Back in the water …

By | September 18, 2018

It’s so good to be back in the water. However to date, I’ve only managed to get to the fringing reef around the islands.  The outer reef is hopefully not too far away … we are waiting on a ‘weather window’!

The popular Whitsundays snorkeling spots here have been the likes of Blue Pearl Bay, Butterfly Bay, Luncheon, Manta Ray and Florence Bays and Langford Reef near Hayman Island.  However, things have noticeably changed.  The tour operators have had to find new reefs as these popular spots have been too damaged by Cyclone Debbie.

In the last few weeks we’ve tried three different locations, one old and two new.

Blue Pearl Bay on Hayman Island has long been THE place to snorkel.  It’s open to the Whitsunday Passage on the western side of the island and often visited by whales.  There are moorings for visiting boats and it has always been a popular charter boat and tour operator anchorage.  I was keen to give Blue Pearl a go, hoping it hadn’t changed too much.  The appeal of Blue Pearl in the past hasn’t so much been the coral, but the fish. The fish, while not as abundant, did not disappoint. The Parrotfish have always been a highlight at Blue Pearl and I was pleased to see they were still there, along with the hundreds of Yellowtail Fusiliers looking for a feed and the friendly Batfish who visit your boat while moored. The bottom unfortunately was silted over for the most part but the friendly fish were still a treat.

The Stonehaven anchorage on the western side of Hook Island is a pretty and popular overnight anchorage with fringing reef.  The best anchorage for a sunset too. If the wind gets over 10 knots we all seem to experience Stonehaven’s unique weather system with ‘bullets’ of wind firing at us down the valleys … “Quick … catch the crackers!”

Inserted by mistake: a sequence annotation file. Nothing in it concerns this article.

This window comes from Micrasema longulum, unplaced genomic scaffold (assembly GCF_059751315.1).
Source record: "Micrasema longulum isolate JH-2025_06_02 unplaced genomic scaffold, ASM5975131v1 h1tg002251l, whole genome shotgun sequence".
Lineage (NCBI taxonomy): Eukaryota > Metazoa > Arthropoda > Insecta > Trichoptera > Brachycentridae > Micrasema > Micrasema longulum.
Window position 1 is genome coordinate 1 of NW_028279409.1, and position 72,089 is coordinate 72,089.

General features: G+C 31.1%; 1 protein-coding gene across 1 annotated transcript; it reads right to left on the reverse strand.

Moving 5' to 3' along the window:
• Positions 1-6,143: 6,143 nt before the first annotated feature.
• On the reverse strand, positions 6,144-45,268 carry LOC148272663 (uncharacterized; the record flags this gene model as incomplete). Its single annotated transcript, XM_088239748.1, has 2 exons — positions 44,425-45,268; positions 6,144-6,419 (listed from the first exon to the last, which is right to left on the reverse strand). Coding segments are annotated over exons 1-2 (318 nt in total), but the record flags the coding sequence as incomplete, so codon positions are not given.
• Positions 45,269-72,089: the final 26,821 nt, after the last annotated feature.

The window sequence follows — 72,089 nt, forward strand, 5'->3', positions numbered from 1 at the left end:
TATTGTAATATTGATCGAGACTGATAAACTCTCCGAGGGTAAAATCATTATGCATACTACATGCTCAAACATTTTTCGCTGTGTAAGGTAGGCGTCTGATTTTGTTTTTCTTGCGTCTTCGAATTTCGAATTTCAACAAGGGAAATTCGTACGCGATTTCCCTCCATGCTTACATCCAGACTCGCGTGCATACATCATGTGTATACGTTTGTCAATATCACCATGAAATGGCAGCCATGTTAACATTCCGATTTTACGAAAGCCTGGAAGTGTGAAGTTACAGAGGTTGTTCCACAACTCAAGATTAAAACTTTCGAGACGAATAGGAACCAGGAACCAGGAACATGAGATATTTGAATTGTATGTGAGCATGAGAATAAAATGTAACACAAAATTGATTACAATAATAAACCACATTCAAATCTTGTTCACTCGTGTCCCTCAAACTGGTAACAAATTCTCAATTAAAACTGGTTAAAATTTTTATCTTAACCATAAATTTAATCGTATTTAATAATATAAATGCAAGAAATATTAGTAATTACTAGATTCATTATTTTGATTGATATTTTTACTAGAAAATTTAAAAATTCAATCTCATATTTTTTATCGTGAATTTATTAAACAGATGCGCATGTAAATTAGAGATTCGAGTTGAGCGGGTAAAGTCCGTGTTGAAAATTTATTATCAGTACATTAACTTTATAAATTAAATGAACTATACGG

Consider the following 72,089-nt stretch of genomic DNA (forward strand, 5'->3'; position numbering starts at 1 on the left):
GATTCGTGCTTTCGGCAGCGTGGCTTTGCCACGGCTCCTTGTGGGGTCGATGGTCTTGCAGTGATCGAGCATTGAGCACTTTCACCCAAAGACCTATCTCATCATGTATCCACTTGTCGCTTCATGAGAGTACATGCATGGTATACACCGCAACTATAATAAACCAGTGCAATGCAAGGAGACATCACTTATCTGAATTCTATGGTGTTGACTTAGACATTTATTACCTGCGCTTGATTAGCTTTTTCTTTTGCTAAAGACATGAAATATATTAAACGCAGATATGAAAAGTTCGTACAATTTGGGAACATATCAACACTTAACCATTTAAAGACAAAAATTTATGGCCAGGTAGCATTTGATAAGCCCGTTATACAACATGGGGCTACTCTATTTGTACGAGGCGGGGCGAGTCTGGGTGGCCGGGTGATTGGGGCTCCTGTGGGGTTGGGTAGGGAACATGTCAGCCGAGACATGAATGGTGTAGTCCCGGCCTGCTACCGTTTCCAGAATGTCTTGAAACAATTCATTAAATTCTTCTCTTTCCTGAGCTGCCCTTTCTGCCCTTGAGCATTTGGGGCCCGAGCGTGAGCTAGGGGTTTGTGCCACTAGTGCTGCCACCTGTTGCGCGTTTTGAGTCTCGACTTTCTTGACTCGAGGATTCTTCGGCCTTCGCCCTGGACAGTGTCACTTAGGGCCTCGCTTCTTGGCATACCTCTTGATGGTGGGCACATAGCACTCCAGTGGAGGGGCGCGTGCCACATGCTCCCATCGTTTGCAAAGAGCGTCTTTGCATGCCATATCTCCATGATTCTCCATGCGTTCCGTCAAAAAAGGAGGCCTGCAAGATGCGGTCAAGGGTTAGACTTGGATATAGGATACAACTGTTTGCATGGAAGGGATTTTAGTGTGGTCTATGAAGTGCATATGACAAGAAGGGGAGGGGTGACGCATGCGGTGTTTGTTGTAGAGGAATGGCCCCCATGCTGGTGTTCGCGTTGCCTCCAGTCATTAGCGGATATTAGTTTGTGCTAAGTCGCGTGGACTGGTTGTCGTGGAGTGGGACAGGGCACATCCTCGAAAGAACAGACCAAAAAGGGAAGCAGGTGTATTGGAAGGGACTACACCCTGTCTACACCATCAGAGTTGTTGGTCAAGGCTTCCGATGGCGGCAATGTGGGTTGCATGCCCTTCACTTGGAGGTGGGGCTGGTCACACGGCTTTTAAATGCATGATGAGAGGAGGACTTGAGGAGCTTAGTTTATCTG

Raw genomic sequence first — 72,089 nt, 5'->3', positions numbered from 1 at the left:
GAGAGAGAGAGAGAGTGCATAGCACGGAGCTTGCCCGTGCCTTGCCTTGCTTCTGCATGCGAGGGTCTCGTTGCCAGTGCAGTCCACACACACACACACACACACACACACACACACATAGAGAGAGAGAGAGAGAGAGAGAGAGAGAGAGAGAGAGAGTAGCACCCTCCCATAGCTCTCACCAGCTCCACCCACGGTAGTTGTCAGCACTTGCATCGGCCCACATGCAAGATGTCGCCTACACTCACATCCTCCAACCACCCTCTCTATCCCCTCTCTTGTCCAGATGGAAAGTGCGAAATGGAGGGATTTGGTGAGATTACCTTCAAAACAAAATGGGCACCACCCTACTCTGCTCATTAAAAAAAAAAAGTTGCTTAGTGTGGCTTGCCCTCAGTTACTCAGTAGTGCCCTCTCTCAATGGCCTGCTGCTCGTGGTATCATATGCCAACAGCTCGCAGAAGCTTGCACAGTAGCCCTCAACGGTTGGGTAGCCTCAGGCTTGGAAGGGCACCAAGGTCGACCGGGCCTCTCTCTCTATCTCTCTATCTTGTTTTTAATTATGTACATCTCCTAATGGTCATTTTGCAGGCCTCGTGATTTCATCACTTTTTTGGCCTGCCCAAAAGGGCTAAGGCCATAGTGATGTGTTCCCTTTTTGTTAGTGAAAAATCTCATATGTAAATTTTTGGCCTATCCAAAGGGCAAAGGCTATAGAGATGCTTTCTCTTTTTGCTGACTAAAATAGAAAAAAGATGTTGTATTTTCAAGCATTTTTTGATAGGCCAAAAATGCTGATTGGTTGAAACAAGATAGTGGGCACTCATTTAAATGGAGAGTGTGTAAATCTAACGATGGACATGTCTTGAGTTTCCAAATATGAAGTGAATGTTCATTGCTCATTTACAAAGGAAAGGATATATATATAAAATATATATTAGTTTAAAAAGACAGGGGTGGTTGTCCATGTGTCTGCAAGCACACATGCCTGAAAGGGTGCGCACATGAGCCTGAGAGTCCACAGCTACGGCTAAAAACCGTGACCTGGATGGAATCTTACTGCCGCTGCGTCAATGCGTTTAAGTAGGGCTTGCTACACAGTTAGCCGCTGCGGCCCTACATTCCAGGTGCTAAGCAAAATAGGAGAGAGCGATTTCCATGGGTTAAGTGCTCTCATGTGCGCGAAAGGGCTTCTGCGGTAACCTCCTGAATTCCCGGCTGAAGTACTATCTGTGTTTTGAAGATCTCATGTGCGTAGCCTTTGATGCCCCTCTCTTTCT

Stonehaven is not far from Hayman Island so it also copped Cyclone Debbie’s wrath last year.  The tour operator boats now drop by Stonehaven snorkeling, an indication that the past popular spots are not so good any more. However, there is one spot not far from where we can pick up a mooring and swim to the fringing reef for a snorkel.

It is a treat to find somewhere “new” in such familiar waters.  Saba Bay is on the eastern side of Hook Island, hence quite exposed to the SE trade winds.  We have never visited Saba Bay before. With little breeze around it was an ideal opportunity to visit Saba Bay. We were pleasantly surprised to find moorings and also quite expansive fringing reef to explore.  What was exciting about the snorkeling here was the coral.  There were signs of new growth both with the soft and hard corals, and plenty of fish, particularly juvenile fish.  We will visit Saba Bay again as there was so much more to explore in the dinghy and back in the water.


2 thoughts on “Back in the water …

  1. Kerry

    Stunning photos Amanda, all your patience and time putting these together are appreciated, it is sad to see the difference to when we were there > 18 months ago, what devastation from the cyclone …

    1. Amanda

      Thanks Kerry. Yes very sad seeing the reef condition here. However, there are plenty of fish and seeing the new growth is promising. I always manage to find something of interest each time I go under.

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